Last year, the American Hiking Society reported a 200 percent increase in hiking trail use in US cities from 2019. It appears that Americans are relieving their pandemic stress by discovering local hiking. And new ways are being built to meet the increased demand. We’ve rounded up some of the newest take-off routes around the country that make us hike, run, and cycle enthusiastically. Of course, responsible recovery is key during these times. So make sure to read local regulations, what you pack, unpack, and make room for others along the way.
Long Canyon Trail, California
(Photo: welcomia / iStock)
Visitors to Joshua Tree National Park can now explore a new 12-mile hiking route, the Long Canyon Trail, through the Coachella Valley. It begins in the town of Desert Hot Springs and meanders through the park and Sand to Snow National Monument, a designated wilderness zone that is one of the most biodiverse regions in Southern California, before moving into the town of Yucca Valley on the western edge of Southern California ends park. Although the trail is currently open, signposts and trail markings will follow shortly.
Redhead Mountain Bike Park, Minnesota
(Photo: Courtesy of the Minnesota Discovery Center)
Abandoned iron ore mines in Minnesota’s iron chain have been converted into a new network of trails for mountain bikers and hikers. Called the Redhead Mountain Bike Park, around 40 km of new routes were opened in 2020 after ten years of land reclamation, and more are in preparation. The trailhead begins at the Minnesota Discovery Center in the town of Chisholm and offers summer biking for all abilities, plus kayaking, canoeing, and paddling in the park’s 400-foot-deep, water-filled mine pit.
Palisade plunge, Colorado
(Photo: Courtesy of the CO Tourism Office)
The 32-mile Palisade Plunge is one of the most anticipated new mountain bike trails of the year and will be considered one of the longest single-track downhill trails in the country when it is completed in the summer of 2021. From the top of western Colorado from Grand Mesa (elevation 10,719 feet), the route travels over 6,000 feet through lava fields and aspen forests to the town of Palisade.
Spruce Railroad Trail, Washington
(Photo: Courtesy John Gussman)
At Olympic National Park, an upgraded 10-mile multi-purpose trail was completed on the north shore of Lake Crescent in December and is now open to the public. The Spruce Railroad Trail, formerly a historic railroad, connects to existing trails on the east and west sides of the lake and is part of the 130-mile Olympic Discovery Trail which, when completed in a few years, will connect the Olympic Peninsular towns of Port Townsend on Puget Sound and La Push on the Pacific.
Caliente mountain bike trails, Nevada
(Photo: Jennifer Agster / iStock)
This year, around 60km of new bike lanes are expected in southern Nevada near Caliente (about 150 miles north of Las Vegas), which is positioning itself as an emerging hub for mountain bikers. Already open are 13 miles of single track in Barnes Canyon and 13 more miles and one downhill trail in Kershaw-Ryan State Park, as well as a kid-friendly skills park in town. A ten-mile trail connecting the canyon and park is slated to open this year, and a 20-kilometer downhill trail from the top of 7,479-foot Ella Mountain is in the works for 2022.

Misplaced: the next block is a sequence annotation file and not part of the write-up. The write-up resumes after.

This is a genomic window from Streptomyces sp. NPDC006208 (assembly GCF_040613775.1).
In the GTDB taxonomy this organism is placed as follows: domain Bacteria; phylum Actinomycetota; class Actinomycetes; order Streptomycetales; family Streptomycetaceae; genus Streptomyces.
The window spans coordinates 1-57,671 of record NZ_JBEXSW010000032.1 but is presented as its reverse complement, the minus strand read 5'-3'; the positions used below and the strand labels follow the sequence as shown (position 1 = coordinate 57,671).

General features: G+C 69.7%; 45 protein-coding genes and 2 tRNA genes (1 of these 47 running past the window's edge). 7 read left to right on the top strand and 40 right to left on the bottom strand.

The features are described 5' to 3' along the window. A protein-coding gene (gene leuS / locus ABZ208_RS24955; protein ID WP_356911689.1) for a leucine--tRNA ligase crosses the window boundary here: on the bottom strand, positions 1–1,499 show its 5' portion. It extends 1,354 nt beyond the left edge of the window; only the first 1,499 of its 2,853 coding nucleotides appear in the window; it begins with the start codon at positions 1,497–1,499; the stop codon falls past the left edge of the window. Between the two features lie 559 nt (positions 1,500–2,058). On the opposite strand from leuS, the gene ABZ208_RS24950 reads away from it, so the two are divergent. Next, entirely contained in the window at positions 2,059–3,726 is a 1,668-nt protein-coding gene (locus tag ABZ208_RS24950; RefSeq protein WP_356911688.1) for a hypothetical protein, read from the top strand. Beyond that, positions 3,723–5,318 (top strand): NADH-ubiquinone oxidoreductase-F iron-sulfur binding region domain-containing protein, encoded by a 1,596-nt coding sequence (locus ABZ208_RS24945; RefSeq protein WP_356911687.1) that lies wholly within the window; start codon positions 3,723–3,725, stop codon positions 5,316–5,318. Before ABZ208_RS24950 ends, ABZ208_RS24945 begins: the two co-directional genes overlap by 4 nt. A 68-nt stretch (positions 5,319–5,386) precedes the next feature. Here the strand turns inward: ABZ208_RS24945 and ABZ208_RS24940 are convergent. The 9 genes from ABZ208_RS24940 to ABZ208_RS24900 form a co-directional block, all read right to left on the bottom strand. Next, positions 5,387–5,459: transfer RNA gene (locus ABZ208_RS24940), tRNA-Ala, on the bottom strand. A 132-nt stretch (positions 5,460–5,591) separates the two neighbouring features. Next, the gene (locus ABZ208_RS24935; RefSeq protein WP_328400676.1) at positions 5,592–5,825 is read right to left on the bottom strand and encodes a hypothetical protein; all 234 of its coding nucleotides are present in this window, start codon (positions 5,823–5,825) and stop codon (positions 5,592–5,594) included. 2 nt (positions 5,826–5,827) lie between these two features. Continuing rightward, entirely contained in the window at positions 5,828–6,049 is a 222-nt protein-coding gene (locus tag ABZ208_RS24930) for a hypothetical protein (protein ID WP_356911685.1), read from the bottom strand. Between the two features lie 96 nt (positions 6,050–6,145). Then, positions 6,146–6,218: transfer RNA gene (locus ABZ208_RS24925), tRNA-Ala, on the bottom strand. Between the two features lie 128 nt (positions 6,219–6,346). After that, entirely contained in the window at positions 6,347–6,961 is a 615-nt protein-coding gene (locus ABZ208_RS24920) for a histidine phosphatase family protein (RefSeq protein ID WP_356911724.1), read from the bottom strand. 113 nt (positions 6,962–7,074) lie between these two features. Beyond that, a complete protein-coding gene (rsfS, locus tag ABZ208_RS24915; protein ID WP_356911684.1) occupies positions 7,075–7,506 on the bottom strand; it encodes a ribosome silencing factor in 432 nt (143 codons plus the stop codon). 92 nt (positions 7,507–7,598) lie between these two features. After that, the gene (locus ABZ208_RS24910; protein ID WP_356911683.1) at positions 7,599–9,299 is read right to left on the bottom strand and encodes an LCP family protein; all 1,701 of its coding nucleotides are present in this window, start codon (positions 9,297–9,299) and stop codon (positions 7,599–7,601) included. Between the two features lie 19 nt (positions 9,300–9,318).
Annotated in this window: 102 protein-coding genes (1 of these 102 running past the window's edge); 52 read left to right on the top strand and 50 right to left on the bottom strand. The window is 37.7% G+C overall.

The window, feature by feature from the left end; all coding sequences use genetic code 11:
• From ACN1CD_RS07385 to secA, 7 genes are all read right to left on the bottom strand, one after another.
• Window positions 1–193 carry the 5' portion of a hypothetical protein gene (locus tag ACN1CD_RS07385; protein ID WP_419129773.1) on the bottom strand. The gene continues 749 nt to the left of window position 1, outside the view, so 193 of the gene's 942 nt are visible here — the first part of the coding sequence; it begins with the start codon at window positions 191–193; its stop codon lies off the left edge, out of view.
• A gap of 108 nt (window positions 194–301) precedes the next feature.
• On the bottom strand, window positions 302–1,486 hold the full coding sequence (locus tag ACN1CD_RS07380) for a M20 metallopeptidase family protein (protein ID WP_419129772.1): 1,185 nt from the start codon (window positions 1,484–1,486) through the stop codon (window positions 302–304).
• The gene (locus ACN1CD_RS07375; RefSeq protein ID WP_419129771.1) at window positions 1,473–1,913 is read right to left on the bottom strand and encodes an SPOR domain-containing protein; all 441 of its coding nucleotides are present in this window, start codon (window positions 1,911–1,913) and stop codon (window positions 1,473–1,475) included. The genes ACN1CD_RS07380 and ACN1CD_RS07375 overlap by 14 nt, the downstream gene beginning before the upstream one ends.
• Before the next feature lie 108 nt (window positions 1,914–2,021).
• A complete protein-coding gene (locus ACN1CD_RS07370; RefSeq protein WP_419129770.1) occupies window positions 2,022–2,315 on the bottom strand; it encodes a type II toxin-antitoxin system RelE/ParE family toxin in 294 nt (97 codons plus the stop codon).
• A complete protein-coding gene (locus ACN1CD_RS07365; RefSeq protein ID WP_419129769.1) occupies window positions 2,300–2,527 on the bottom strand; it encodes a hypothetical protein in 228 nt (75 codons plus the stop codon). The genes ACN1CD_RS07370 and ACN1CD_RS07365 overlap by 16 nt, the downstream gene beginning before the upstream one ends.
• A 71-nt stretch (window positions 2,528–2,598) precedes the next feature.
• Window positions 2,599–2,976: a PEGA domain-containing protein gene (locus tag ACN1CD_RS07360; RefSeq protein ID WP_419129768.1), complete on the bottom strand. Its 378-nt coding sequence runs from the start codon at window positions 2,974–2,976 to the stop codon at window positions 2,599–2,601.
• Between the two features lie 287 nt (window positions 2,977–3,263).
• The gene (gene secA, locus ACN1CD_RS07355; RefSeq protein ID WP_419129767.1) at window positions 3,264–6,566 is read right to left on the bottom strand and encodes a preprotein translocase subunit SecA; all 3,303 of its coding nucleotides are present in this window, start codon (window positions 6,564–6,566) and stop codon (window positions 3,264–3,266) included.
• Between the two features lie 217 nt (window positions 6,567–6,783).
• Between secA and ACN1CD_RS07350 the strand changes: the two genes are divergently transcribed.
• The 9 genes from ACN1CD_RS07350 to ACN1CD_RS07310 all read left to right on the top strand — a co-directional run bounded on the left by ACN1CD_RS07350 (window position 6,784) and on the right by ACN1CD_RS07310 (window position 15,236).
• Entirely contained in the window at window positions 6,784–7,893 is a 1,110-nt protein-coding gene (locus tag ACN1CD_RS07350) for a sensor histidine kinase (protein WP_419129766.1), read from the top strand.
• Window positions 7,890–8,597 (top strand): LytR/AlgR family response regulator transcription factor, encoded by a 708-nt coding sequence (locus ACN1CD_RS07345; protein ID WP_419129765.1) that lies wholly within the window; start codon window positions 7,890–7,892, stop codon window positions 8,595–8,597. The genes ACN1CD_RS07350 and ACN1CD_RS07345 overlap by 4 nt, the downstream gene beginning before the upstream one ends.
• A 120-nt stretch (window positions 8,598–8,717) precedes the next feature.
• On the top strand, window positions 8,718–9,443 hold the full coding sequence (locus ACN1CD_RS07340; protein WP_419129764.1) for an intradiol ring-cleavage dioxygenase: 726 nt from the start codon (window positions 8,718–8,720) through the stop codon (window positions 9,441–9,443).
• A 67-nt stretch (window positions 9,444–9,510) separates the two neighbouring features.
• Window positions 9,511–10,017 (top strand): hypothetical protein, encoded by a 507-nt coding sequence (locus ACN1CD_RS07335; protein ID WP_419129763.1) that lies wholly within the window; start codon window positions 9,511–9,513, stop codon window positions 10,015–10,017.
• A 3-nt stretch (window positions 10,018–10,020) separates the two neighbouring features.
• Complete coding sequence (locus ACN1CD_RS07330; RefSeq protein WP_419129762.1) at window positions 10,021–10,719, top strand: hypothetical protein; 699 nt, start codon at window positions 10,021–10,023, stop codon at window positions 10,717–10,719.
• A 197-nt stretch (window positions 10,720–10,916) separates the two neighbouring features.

Green Chile flow path, New Mexico
(Photo: Courtesy of Taos Ski Valley)
If you’re a mountain biker, there’s so much to love about the new 3.5 mile Green Chile Flow Trail, which opened in July 2020 as Taos’ first purpose-built downhill trail. First of all, you can take the lift there: Lift 4 of the Taos Ski Valley serves this route all summer. Second, it’s an addressable flow trail (read: no mandatory 20-foot tabletops) that riders of most levels can enjoy. The view of the Sangre de Cristos on the way down is lovely too. Other local mountain bike trails are being created by bike park builders from Whistler, British Columbia.
Crozet Tunnel Greenway, Virginia
(Photo: Courtesy Virginia Tourism Corp.)
The new Crozet Tunnel Greenway is located about 30 minutes from Charlottesville in the Blue Ridge Mountains and opened in November 2020 after almost two decades of construction. The 2.25-mile trail includes a nearly mile-long former rail tunnel that was first built in the 1850s and was once lauded as the longest rail tunnel in North America. Efforts to restore the historic tunnel as a path for hikers, bikers, and history buffs began in 2001. Bring a spotlight – the tunnel is not lit.
Babbitt Ranch Singletrack, Arizona
(Photo: Courtesy Larry Simkins)
If you hiked the Arizona Trail between Flagstaff and the Grand Canyon, you had to cover a large section of ranch roads as you traversed private land between Coconino and Kaibab National Forests. After many years of discussion, the Babbitt Ranch finally allowed the Arizona Trail Association to build single trails on their property, and the new 14 mile Babbitt Ranch single track, completed in August 2020, cuts through the juniper forest and overlooks the San Francisco Peaks. It’s a welcome new option for those hiking the 800 mile Arizona Trail or interested in a day or overnight excursion.
Lonely Mountain Trail, Texas
(Photo: Marcus Evans / iStock)
If you’ve ever driven to the Panther Junction Visitor Center in the north corner of Texas’s Big Bend National Park to experience the immediate area by bike or on foot, there has been no going there yet. The upcoming Lone Mountain Trail will change that. The three mile loop runs through the Chihuahuan Desert and circles the base of volcanic Lone Mountain. The National Park Service started planning the trail back in 2010. Construction is expected to start in 2022.
Main Photo: Courtesy of the Minnesota Discovery Center